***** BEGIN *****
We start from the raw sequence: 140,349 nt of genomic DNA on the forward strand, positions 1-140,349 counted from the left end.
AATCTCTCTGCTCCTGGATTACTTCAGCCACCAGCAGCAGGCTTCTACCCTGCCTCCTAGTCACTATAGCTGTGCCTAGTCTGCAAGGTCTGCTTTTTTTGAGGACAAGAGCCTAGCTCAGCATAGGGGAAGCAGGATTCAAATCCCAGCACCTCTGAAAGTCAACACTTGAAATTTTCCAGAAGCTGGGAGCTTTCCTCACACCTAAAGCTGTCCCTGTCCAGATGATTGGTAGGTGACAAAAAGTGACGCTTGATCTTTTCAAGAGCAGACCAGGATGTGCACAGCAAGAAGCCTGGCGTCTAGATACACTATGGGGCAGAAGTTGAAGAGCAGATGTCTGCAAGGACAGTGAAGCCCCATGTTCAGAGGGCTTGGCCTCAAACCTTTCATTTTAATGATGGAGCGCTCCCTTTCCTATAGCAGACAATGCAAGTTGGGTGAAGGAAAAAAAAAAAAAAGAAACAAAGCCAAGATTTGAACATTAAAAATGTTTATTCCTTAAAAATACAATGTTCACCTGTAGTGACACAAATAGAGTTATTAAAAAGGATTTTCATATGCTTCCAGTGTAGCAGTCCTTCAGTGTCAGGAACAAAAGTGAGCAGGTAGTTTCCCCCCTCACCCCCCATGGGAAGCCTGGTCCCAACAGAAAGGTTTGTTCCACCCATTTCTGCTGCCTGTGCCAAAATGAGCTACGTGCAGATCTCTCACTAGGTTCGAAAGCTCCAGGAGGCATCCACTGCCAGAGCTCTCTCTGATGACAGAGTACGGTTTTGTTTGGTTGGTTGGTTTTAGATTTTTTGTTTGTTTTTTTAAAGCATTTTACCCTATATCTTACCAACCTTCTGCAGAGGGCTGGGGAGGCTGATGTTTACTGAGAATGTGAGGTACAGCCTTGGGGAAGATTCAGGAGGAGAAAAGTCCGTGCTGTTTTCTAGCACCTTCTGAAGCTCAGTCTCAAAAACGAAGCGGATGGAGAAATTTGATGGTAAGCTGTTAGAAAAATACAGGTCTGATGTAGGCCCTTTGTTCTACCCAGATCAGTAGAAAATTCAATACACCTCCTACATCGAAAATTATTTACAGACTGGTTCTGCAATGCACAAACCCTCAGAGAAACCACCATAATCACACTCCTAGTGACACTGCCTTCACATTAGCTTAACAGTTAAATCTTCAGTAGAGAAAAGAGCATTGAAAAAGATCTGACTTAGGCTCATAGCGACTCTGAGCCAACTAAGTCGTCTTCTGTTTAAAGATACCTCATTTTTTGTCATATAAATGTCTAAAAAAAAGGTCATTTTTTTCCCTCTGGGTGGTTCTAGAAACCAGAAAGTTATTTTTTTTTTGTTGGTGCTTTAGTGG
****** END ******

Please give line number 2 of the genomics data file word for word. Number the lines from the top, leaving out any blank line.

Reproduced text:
AATCTCTCTGCTCCTGGATTACTTCAGCCACCAGCAGCAGGCTTCTACCCTGCCTCCTAGTCACTATAGCTGTGCCTAGTCTGCAAGGTCTGCTTTTTTTGAGGACAAGAGCCTAGCTCAGCATAGGGGAAGCAGGATTCAAATCCCAGCACCTCTGAAAGTCAACACTTGAAATTTTCCAGAAGCTGGGAGCTTTCCTCACACCTAAAGCTGTCCCTGTCCAGATGATTGGTAGGTGACAAAAAGTGACGCTTGATCTTTTCAAGAGCAGACCAGGATGTGCACAGCAAGAAGCCTGGCGTCTAGATACACTATGGGGCAGAAGTTGAAGAGCAGATGTCTGCAAGGACAGTGAAGCCCCATGTTCAGAGGGCTTGGCCTCAAACCTTTCATTTTAATGATGGAGCGCTCCCTTTCCTATAGCAGACAATGCAAGTTGGGTGAAGGAAAAAAAAAAAAAAGAAACAAAGCCAAGATTTGAACATTAAAAATGTTTATTCCTTAAAAATACAATGTTCACCTGTAGTGACACAAATAGAGTTATTAAAAAGGATTTTCATATGCTTCCAGTGTAGCAGTCCTTCAGTGTCAGGAACAAAAGTGAGCAGGTAGTTTCCCCCCTCACCCCCCATGGGAAGCCTGGTCCCAACAGAAAGGTTTGTTCCACCCATTTCTGCTGCCTGTGCCAAAATGAGCTACGTGCAGATCTCTCACTAGGTTCGAAAGCTCCAGGAGGCATCCACTGCCAGAGCTCTCTCTGATGACAGAGTACGGTTTTGTTTGGTTGGTTGGTTTTAGATTTTTTGTTTGTTTTTTTAAAGCATTTTACCCTATATCTTACCAACCTTCTGCAGAGGGCTGGGGAGGCTGATGTTTACTGAGAATGTGAGGTACAGCCTTGGGGAAGATTCAGGAGGAGAAAAGTCCGTGCTGTTTTCTAGCACCTTCTGAAGCTCAGTCTCAAAAACGAAGCGGATGGAGAAATTTGATGGTAAGCTGTTAGAAAAATACAGGTCTGATGTAGGCCCTTTGTTCTACCCAGATCAGTAGAAAATTCAATACACCTCCTACATCGAAAATTATTTACAGACTGGTTCTGCAATGCACAAACCCTCAGAGAAACCACCATAATCACACTCCTAGTGACACTGCCTTCACATTAGCTTAACAGTTAAATCTTCAGTAGAGAAAAGAGCATTGAAAAAGATCTGACTTAGGCTCATAGCGACTCTGAGCCAACTAAGTCGTCTTCTGTTTAAAGATACCTCATTTTTTGTCATATAAATGTCTAAAAAAAAGGTCATTTTTTTCCCTCTGGGTGGTTCTAGAAACCAGAAAGTTATTTTTTTTTTGTTGGTGCTTTAGTGG